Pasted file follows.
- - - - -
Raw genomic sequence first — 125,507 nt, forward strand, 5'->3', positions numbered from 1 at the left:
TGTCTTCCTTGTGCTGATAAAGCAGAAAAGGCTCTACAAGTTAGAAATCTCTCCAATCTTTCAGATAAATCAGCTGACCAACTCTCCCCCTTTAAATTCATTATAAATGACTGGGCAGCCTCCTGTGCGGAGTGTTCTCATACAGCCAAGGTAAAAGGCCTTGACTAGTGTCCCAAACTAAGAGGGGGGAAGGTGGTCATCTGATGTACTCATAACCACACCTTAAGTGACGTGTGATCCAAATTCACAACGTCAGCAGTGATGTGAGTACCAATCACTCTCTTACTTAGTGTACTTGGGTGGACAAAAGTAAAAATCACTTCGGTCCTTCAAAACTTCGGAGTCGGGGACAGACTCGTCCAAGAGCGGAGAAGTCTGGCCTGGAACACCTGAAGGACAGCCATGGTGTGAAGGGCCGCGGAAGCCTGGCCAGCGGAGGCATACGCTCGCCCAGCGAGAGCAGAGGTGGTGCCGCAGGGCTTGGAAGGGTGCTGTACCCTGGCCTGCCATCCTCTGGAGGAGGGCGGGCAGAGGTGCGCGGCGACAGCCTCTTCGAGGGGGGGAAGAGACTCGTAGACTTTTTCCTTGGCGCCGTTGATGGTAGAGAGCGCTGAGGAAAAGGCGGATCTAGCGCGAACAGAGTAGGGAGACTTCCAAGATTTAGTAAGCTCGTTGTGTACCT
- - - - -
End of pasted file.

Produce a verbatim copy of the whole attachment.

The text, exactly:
Raw genomic sequence first — 125,507 nt, forward strand, 5'->3', positions numbered from 1 at the left:
TGTCTTCCTTGTGCTGATAAAGCAGAAAAGGCTCTACAAGTTAGAAATCTCTCCAATCTTTCAGATAAATCAGCTGACCAACTCTCCCCCTTTAAATTCATTATAAATGACTGGGCAGCCTCCTGTGCGGAGTGTTCTCATACAGCCAAGGTAAAAGGCCTTGACTAGTGTCCCAAACTAAGAGGGGGGAAGGTGGTCATCTGATGTACTCATAACCACACCTTAAGTGACGTGTGATCCAAATTCACAACGTCAGCAGTGATGTGAGTACCAATCACTCTCTTACTTAGTGTACTTGGGTGGACAAAAGTAAAAATCACTTCGGTCCTTCAAAACTTCGGAGTCGGGGACAGACTCGTCCAAGAGCGGAGAAGTCTGGCCTGGAACACCTGAAGGACAGCCATGGTGTGAAGGGCCGCGGAAGCCTGGCCAGCGGAGGCATACGCTCGCCCAGCGAGAGCAGAGGTGGTGCCGCAGGGCTTGGAAGGGTGCTGTACCCTGGCCTGCCATCCTCTGGAGGAGGGCGGGCAGAGGTGCGCGGCGACAGCCTCTTCGAGGGGGGGAAGAGACTCGTAGACTTTTTCCTTGGCGCCGTTGATGGTAGAGAGCGCTGAGGAAAAGGCGGATCTAGCGCGAACAGAGTAGGGAGACTTCCAAGATTTAGTAAGCTCGTTGTGTACCT